HBO Max was launched in late May as the newer, larger streaming app of the premium cable network. With twice as many shows and movies at the same price of $ 15 a month, it is essentially meant to replace the company’s earlier apps, HBO Go and HBO Now. HBO Go is the network’s streaming app that regular pay TV HBO customers can watch over the Internet. And HBO Now is the station’s standalone streaming option that allows users to stream HBO without pay TV bundles.
But after Friday, HBO Go will be gone – and that will get some Roku and Amazon Fire TV users in trouble. Since HBO Max has no distribution contracts with these two device manufacturers, it cannot be streamed on the devices that are the country’s most popular TV streaming devices. Anyone currently streaming HBO Go on a Roku or Fire TV will not have the simple app to replace it.
“It is essentially a new version of the centuries-old debate over whether content or distribution is king,” wrote Lightshed analyst Rich Greenfield in a note after HBO Max announced its plan, its Go and Now apps to leak. “While the headline … is to remove consumer confusion about HBO branding and the app to use, the shift also increases the pressure on Amazon and Roku to get a deal for HBO Max.”
during the This reinforces the longstanding trend that people watch more of their video online. With all the attention that is given to the so-called streaming wars, the fierce battle is not between the various streaming services, but between the most powerful TV app distributors and deeply pocketed media companies. Both sides are drawing their lines of battle to control the data and money generated by your streaming activities as they try to consolidate positions of power for the next era of television.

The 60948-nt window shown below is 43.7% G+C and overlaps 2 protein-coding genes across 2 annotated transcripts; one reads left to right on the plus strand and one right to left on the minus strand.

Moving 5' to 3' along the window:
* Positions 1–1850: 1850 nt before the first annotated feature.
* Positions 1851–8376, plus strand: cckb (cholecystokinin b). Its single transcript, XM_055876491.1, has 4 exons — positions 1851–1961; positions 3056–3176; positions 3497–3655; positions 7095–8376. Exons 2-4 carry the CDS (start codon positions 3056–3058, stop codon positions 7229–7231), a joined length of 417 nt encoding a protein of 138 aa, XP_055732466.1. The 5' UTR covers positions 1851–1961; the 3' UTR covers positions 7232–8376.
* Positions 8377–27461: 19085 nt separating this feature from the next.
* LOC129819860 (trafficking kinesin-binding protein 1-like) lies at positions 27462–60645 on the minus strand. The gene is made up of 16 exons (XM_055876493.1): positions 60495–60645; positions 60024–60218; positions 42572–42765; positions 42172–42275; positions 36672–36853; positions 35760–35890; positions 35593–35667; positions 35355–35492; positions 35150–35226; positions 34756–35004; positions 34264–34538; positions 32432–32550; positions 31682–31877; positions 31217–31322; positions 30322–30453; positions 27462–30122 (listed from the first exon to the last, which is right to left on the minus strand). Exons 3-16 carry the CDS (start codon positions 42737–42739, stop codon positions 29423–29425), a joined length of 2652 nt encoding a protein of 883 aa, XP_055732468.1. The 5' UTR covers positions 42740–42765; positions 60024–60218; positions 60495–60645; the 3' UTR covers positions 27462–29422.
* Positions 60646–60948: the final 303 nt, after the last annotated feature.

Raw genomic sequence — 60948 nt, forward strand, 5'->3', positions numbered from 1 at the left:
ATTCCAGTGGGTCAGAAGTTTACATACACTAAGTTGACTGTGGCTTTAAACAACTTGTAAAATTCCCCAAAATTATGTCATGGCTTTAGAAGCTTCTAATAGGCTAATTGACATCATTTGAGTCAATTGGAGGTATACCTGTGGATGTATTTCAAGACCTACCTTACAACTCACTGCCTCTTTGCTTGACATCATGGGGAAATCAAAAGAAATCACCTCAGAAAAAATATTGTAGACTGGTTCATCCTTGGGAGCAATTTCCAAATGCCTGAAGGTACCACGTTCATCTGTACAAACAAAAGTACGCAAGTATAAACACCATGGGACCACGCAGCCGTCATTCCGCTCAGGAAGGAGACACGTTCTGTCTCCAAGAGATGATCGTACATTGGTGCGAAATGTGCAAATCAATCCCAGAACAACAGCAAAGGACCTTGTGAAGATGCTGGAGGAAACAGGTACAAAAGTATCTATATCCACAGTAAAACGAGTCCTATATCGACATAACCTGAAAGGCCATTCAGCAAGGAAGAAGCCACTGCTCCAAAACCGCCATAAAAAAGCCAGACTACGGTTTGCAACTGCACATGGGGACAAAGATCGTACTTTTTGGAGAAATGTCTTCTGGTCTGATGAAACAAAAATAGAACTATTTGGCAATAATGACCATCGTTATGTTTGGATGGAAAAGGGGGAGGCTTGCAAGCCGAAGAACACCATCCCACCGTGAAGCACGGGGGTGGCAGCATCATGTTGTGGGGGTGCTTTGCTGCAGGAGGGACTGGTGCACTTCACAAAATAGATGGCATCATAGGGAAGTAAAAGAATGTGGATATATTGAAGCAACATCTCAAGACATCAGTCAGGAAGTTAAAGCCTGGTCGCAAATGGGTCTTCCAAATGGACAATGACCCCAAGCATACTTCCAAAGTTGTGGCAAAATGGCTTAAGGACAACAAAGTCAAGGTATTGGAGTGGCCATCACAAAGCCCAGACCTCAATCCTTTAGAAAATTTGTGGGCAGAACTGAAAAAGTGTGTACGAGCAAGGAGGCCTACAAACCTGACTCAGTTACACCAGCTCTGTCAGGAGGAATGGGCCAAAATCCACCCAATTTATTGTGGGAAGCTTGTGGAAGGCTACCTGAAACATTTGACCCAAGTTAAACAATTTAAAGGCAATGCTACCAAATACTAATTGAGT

But in the meantime, get stuck and take splinters in the crossfire. This means you can’t see all the top streaming services on all the top devices.
Roku and Amazon Fire TV products are the most common ways to stream on TV in the United States. Together, the two companies’ streaming devices and smart TVs accounted for 70% of all streaming devices installed in the United States last year, reaching approximately 80 million active users between them.
But instead of serving as neutral platforms for apps, Roku and Amazon have been hot on their heels in discussions with new streaming services lately. And media companies are pushing back the terms of distribution with these device manufacturers and need their new services to be as profitable as possible after investing billions to create them.
The HBO Max hustle and bustle was not the first time that this tension between streaming services and device manufacturers became visible to the public. Earlier this year, a similar argument between Roku and Fox threatened to throw Fox’s apps off the Roku boxes just as these apps were supposed to stream the year’s biggest TV event: the Super Bowl. The day before the kick-off, Fox and Roku reached an agreement to make the apps work in time for the game.
But HBO Max wasn’t the last instance of this kind of conflict either. After HBO Max was launched without Roku and Amazon, NBCUniversals Peacock from Comcast was a repeat of the same standoff. Peacock launched nationwide on July 15, but like Max before, Peacock lacked the support of Roku and Fire TV as no deals could be made with these companies.